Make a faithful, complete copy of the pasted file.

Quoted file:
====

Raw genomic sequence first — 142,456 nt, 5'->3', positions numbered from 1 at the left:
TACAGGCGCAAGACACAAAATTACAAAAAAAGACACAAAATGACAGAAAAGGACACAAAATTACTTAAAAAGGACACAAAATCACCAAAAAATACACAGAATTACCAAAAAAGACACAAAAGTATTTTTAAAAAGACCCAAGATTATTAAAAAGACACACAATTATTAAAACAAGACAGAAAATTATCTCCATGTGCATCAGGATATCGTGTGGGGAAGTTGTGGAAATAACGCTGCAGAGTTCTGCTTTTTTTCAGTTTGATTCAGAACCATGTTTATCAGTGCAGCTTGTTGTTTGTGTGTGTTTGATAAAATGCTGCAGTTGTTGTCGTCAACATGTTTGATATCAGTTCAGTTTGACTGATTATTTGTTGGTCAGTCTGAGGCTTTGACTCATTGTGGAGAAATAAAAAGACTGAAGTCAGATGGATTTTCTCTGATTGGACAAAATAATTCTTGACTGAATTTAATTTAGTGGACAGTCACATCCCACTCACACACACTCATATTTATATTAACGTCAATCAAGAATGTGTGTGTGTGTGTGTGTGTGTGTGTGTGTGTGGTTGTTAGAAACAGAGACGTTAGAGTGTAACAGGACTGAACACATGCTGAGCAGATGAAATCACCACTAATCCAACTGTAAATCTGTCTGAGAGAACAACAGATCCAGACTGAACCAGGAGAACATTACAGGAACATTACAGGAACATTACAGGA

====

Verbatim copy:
Raw genomic sequence first — 142,456 nt, 5'->3', positions numbered from 1 at the left:
TACAGGCGCAAGACACAAAATTACAAAAAAAGACACAAAATGACAGAAAAGGACACAAAATTACTTAAAAAGGACACAAAATCACCAAAAAATACACAGAATTACCAAAAAAGACACAAAAGTATTTTTAAAAAGACCCAAGATTATTAAAAAGACACACAATTATTAAAACAAGACAGAAAATTATCTCCATGTGCATCAGGATATCGTGTGGGGAAGTTGTGGAAATAACGCTGCAGAGTTCTGCTTTTTTTCAGTTTGATTCAGAACCATGTTTATCAGTGCAGCTTGTTGTTTGTGTGTGTTTGATAAAATGCTGCAGTTGTTGTCGTCAACATGTTTGATATCAGTTCAGTTTGACTGATTATTTGTTGGTCAGTCTGAGGCTTTGACTCATTGTGGAGAAATAAAAAGACTGAAGTCAGATGGATTTTCTCTGATTGGACAAAATAATTCTTGACTGAATTTAATTTAGTGGACAGTCACATCCCACTCACACACACTCATATTTATATTAACGTCAATCAAGAATGTGTGTGTGTGTGTGTGTGTGTGTGTGTGTGTGGTTGTTAGAAACAGAGACGTTAGAGTGTAACAGGACTGAACACATGCTGAGCAGATGAAATCACCACTAATCCAACTGTAAATCTGTCTGAGAGAACAACAGATCCAGACTGAACCAGGAGAACATTACAGGAACATTACAGGAACATTACAGGA